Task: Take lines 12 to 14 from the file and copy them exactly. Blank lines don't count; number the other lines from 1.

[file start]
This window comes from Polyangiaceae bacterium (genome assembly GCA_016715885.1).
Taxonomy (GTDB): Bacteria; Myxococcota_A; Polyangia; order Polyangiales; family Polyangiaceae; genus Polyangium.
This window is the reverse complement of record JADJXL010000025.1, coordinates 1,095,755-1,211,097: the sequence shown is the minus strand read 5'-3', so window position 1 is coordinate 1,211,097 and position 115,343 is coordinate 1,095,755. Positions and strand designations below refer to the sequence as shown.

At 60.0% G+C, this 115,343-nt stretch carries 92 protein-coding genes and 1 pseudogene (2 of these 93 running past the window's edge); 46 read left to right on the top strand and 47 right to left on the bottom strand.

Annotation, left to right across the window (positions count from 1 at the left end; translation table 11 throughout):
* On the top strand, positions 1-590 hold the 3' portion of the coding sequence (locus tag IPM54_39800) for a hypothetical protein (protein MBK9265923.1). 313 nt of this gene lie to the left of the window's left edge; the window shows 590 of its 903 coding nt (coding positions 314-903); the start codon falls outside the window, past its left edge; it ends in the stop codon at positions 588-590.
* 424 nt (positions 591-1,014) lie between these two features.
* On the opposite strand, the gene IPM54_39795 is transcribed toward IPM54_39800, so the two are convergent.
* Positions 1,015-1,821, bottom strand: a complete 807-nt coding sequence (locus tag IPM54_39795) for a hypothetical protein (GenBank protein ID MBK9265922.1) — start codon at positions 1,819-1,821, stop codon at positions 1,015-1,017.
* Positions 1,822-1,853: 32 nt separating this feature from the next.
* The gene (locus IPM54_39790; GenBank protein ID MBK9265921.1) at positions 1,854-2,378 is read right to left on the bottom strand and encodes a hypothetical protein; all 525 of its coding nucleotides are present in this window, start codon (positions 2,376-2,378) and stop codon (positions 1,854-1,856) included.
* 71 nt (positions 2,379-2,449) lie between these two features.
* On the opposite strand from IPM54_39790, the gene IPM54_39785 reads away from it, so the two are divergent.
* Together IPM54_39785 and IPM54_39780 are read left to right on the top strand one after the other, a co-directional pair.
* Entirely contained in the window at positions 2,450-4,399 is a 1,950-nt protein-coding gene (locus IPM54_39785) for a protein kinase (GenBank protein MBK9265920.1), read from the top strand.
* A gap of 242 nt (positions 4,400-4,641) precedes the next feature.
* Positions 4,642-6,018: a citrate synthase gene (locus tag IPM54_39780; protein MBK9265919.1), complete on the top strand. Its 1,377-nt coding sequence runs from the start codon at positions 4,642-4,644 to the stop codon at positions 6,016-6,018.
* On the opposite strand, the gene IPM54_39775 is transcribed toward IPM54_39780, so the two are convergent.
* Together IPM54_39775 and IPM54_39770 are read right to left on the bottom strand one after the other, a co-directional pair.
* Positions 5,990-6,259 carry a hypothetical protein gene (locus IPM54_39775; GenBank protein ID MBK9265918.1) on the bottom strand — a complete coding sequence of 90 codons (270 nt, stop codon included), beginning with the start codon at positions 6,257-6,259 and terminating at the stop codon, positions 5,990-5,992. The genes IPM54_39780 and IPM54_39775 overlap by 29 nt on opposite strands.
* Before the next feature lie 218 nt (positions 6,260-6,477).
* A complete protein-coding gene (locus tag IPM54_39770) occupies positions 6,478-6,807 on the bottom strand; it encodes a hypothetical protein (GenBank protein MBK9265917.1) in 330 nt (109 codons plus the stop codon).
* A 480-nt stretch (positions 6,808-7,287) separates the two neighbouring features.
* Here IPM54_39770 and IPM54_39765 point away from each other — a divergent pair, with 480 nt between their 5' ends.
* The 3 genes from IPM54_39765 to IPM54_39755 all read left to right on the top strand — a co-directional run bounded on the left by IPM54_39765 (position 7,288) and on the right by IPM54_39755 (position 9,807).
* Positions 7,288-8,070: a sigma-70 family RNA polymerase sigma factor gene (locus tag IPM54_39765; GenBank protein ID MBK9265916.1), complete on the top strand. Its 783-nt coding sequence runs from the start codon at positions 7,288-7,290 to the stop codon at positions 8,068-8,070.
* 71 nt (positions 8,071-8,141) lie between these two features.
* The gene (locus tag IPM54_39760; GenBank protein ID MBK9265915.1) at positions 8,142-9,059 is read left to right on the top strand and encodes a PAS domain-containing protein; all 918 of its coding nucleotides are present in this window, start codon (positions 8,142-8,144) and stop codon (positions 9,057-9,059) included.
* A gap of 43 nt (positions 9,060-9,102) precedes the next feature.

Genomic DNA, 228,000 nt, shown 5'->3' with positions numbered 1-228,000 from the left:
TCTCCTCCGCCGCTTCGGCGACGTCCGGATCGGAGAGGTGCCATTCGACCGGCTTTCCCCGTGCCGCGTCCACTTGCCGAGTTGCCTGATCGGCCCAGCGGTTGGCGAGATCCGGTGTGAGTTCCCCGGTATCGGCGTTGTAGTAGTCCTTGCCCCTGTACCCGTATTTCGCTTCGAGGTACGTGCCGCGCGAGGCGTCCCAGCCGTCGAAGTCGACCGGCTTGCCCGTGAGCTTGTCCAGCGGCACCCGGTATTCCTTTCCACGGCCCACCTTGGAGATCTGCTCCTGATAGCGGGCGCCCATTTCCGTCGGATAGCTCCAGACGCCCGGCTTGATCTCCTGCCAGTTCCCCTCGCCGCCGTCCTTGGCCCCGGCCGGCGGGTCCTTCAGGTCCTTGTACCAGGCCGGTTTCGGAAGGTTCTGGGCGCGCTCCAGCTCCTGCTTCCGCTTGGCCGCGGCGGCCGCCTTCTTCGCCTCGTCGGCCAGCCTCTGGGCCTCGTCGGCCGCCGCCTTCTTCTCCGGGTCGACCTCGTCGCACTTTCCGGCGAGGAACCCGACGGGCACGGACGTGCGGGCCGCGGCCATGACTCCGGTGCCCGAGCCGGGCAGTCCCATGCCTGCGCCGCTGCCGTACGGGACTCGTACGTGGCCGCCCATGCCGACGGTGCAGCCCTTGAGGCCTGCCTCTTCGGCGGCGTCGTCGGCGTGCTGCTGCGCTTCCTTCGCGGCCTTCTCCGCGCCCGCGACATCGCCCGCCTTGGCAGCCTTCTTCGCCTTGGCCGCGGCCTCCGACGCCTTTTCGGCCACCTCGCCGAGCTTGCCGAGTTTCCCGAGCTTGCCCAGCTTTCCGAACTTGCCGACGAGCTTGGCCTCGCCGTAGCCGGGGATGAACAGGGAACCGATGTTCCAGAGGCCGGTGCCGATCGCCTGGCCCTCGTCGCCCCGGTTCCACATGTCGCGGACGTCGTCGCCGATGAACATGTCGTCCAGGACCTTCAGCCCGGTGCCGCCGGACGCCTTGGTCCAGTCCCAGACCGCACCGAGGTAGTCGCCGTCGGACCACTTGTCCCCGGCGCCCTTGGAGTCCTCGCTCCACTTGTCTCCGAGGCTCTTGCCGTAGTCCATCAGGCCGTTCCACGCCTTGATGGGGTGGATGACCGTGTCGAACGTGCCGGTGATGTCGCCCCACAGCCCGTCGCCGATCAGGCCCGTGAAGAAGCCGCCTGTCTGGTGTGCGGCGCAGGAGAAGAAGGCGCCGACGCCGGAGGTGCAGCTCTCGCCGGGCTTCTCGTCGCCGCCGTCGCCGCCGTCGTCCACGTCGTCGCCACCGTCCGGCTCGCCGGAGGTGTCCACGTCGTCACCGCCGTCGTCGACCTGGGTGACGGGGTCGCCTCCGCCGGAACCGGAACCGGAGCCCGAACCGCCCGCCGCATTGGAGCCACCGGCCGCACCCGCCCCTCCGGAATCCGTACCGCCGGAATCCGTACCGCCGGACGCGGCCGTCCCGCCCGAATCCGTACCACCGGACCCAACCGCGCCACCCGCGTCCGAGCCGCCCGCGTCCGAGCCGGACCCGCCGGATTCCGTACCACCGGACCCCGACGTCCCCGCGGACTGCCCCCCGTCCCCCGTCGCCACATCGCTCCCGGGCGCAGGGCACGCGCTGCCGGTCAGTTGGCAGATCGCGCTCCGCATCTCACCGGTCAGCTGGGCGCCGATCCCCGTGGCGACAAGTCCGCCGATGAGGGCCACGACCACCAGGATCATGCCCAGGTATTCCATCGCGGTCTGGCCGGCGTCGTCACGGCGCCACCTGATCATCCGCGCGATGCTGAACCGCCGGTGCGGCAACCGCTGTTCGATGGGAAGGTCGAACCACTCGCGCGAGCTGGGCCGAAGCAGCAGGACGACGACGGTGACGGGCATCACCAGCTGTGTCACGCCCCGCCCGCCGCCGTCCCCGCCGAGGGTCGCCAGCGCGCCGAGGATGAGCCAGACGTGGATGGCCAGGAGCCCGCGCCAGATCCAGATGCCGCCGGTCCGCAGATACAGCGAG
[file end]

* 71 nt (positions 2,379-2,449) lie between these two features.
* On the opposite strand from IPM54_39790, the gene IPM54_39785 reads away from it, so the two are divergent.
* Together IPM54_39785 and IPM54_39780 are read left to right on the top strand one after the other, a co-directional pair.